Ed suggests we apply suds to the air mattress. Standard way to find a leak – he tells me. I’ve seen him do this with bicycle inner tubes. But we’re looking at a big mattress with a very small leak. Though perhaps not so small. The air loss is considerably faster now. We can’t even make it halfway through the night without feeling the floor.
He sponges over the surfaces and we watch for bubbles. Nothing. I feel for the trickle of air with my hand. Nothing.
Where’s the closest Walmart? Target? Sears? Kohl’s? The thing about Manhattan is that it has none of the above.
It’s been a long day...
On the up side, on this miserably cold and wet Wednesday, I met the last of the missing Ed brothers. They haven’t been missing really, but what’s been missing is the opportunity to see them all in the same room at the same time. The last such occasion was before my time and I doubt that another will happen in my lifetime.
And here’s another upside: I found Bruno’s for breakfast: a place of great Italian pastry just three blocks from the Bleecker Street apartment, of great espresso, and of great New York attitude. (They wont crack a smile if you paid them for it.)
The trial continues...
We pause for lunch as always, and as always that pause is long enough to accommodate a sit-down meal at any number of the restaurants within walking distance of the courthouse. The attorneys like the old Italian establishment -- Forlini’s. I’ve sat with them there (Tuesday, for example) and watched them put away plate-loads of comforting food among the comforting presence of other similarly situated attorneys and judges whose adrenaline needs to settle down and take break.
Today, however, we are eating with a brother and without attorneys so we head in the opposite direction – to the Odeon, which is a pleasant cross between French bistro and New American food. I have a very good warm goat cheese salad and think how after this week, the white table cloth is again going to disappear from my dining experiences.
It continues to be an unpleasantly drizzly day. My camera stays mostly in my bag. I concentrate in getting from point A to point B in a timely fashion.
The wheels turn, the day moves gracefully along. The answers are solid. The vulnerabilities diminish.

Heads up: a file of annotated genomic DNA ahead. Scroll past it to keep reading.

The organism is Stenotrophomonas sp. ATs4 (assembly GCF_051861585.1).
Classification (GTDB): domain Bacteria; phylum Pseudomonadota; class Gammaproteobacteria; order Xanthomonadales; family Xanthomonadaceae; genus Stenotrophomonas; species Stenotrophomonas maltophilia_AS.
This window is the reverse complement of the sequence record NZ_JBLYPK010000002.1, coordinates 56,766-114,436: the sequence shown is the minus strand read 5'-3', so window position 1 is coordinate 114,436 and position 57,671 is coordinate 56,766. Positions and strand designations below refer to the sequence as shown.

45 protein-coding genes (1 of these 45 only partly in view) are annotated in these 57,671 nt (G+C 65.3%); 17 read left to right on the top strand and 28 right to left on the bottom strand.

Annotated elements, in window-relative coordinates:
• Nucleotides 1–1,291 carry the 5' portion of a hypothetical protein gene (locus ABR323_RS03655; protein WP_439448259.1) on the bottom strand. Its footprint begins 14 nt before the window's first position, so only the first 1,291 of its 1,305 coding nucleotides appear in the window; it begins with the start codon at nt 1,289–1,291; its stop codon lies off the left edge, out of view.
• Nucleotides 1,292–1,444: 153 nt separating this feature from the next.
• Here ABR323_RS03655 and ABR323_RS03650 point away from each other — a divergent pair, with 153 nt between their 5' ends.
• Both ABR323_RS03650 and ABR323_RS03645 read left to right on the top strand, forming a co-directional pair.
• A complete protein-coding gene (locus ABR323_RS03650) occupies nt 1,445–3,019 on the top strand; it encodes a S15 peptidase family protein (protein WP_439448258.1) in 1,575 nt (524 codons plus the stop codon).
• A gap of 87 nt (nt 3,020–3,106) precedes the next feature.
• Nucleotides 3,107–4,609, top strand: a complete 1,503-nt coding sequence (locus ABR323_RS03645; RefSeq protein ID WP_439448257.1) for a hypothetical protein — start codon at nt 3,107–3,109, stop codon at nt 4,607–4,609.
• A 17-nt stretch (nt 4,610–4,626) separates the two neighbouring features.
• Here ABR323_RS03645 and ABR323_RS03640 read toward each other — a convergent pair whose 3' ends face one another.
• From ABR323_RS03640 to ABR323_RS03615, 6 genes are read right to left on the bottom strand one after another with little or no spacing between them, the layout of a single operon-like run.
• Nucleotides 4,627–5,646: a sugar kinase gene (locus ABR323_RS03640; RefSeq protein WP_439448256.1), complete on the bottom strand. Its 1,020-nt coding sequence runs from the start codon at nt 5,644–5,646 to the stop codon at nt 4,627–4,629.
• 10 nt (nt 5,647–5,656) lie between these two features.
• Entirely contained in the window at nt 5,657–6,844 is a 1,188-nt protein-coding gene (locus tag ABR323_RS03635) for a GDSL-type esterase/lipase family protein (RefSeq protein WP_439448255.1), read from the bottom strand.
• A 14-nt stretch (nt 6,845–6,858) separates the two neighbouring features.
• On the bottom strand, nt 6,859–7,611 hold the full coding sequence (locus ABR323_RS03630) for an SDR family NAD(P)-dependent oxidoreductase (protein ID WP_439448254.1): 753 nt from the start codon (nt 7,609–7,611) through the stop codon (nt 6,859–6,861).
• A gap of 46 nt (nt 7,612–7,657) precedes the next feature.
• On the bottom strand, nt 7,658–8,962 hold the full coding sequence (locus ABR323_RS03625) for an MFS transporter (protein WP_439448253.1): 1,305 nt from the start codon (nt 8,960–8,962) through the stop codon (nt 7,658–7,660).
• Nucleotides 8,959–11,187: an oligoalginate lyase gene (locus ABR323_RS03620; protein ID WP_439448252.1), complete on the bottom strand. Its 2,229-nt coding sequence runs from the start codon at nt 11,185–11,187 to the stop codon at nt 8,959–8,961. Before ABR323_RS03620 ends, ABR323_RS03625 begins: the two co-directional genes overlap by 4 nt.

By evening, I make a miscalculation. Last week, I had read in the NYTimes a fairly good review of a new, hip pizza/Italian place in the Village – Pulino’s. Everything about it sounded right for a meal with my occasional traveling companion: fresh, reasonably priced food in a casual space. I glossed over the restaurant critic’s one line that should have given me pause: Pulino’s can be punishingly loud.
Ed hates loud. Especially restaurant loud. The wince never leaves his face until the check is paid and we are out the door.
Or maybe it was a good thing that we ate there. I let him drift in his own thoughts.
...and allowed him to run out with my cell phone to take scheduling calls from the attorneys. And only at the end does the unrelenting speed of the day manifest itself as I pounce on Ed for waving a credit card sky high to get the waiters attention.
Rude! I scream at him (screaming is a way to be heard).
Ed shakes his head. No. Not here it isn’t, right? This to the waiter who is trying to figure out whom he needs to appease in this one.
No, not here. The waiter takes Ed’s card.
You lose! Ha! Loser! Ed roars.
Bullshit! I shout back.
The two tables to our sides stare at us. Ed and I, the quiet duo with cell phone attachment disorder, have come alive, the adversarial blood ripping through the veins, pushing us to a level of explosive excitement over... something stupid.
We’ve been enmeshed in this courtroom saga too long.
We return to the sagging mattress to quietly mull over what we can expect from the cross exam on the next day.